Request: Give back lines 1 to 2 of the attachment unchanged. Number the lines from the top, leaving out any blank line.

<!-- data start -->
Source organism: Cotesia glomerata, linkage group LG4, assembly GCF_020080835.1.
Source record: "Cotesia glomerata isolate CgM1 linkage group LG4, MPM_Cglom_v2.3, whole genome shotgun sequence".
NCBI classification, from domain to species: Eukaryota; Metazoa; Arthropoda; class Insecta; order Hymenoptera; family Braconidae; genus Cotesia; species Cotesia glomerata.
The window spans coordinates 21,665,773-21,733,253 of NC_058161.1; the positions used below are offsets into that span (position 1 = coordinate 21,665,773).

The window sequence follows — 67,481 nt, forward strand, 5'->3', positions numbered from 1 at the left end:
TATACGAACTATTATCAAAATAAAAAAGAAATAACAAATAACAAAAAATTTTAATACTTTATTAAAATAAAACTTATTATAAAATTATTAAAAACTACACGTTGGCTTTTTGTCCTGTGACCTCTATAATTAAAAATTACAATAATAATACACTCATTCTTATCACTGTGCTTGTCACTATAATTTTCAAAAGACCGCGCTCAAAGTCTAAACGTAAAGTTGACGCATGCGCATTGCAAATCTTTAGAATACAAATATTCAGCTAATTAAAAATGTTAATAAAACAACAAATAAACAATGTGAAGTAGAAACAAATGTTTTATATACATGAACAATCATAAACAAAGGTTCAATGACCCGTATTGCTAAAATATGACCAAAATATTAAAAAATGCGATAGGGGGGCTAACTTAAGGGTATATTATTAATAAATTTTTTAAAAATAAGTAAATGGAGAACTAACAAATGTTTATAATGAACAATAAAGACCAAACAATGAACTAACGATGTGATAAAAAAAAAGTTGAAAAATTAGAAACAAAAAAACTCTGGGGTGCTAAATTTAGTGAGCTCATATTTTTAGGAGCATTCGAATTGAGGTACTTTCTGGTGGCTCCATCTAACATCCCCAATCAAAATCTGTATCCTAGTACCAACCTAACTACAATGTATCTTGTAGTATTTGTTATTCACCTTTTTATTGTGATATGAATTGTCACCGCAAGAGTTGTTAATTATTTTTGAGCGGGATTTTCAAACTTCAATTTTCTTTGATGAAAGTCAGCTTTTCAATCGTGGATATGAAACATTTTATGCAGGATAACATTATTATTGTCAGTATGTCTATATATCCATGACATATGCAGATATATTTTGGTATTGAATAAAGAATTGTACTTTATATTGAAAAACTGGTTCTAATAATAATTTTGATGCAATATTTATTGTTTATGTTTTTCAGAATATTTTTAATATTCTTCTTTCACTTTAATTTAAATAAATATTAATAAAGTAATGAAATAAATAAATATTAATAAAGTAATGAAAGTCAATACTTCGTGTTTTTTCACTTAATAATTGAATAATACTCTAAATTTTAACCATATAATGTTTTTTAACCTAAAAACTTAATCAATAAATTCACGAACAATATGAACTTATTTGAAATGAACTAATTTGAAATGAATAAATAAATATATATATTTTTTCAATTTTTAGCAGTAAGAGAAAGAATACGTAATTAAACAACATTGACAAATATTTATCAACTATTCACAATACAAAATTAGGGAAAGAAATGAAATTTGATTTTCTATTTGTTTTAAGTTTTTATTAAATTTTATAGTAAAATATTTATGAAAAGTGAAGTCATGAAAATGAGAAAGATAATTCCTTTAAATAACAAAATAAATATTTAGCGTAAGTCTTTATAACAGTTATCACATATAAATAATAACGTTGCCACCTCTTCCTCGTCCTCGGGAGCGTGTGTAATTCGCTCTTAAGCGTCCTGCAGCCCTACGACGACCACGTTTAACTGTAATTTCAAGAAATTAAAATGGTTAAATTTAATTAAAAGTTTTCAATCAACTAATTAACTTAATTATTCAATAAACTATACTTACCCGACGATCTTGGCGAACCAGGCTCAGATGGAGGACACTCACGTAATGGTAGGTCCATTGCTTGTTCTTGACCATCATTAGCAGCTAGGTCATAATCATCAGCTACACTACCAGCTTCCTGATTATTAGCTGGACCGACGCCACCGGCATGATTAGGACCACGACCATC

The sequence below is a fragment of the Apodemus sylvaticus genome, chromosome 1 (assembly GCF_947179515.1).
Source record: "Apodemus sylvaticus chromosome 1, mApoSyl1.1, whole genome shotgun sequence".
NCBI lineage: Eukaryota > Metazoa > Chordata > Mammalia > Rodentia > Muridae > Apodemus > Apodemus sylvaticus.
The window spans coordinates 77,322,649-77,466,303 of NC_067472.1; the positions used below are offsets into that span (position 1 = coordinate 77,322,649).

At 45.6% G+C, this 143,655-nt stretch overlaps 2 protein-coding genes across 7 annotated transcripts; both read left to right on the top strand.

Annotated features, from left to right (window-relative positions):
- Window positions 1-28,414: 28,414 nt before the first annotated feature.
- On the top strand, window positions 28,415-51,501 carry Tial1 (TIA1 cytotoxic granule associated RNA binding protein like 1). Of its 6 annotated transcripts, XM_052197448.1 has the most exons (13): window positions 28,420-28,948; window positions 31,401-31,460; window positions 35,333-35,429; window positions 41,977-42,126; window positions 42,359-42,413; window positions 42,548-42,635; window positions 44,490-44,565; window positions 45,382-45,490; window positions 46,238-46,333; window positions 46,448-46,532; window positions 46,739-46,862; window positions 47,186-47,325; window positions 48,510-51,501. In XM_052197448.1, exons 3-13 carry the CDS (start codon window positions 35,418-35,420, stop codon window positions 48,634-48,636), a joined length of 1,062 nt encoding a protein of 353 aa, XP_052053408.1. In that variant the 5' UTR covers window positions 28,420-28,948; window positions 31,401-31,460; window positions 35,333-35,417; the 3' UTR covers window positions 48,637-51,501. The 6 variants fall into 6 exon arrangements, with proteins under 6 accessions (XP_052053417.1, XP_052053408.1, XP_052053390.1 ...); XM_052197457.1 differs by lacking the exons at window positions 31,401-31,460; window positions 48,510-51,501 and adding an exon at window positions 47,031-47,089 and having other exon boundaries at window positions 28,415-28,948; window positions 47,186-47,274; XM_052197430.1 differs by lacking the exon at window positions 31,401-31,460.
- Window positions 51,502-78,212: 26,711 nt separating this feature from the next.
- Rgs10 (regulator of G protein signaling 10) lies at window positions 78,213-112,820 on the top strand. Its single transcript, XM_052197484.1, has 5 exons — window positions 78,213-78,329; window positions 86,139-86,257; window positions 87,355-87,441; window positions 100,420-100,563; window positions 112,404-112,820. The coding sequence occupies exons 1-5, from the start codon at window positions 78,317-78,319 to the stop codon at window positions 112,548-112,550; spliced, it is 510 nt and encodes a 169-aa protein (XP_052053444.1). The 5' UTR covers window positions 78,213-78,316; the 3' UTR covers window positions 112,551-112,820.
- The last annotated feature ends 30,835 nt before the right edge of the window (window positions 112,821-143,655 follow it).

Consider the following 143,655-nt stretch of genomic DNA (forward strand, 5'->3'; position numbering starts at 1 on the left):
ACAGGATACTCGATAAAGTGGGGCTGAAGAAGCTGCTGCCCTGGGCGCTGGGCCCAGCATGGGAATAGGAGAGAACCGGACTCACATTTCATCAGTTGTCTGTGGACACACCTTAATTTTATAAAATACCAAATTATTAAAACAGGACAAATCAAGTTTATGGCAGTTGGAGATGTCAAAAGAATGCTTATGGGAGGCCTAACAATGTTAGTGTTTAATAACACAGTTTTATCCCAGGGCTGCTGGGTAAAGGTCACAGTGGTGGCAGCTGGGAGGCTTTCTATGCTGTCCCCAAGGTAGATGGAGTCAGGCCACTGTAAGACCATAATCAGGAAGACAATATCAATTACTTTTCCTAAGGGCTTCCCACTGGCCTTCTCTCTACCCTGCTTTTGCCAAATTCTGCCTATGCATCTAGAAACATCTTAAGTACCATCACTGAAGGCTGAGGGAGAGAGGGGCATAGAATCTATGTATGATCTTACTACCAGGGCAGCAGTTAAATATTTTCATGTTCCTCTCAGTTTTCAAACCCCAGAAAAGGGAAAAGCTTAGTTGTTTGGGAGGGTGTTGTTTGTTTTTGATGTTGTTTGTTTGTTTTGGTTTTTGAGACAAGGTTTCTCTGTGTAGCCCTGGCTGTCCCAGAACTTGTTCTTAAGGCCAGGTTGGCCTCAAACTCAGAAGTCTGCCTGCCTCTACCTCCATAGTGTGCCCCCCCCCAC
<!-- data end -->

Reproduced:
Source organism: Cotesia glomerata, linkage group LG4, assembly GCF_020080835.1.
Source record: "Cotesia glomerata isolate CgM1 linkage group LG4, MPM_Cglom_v2.3, whole genome shotgun sequence".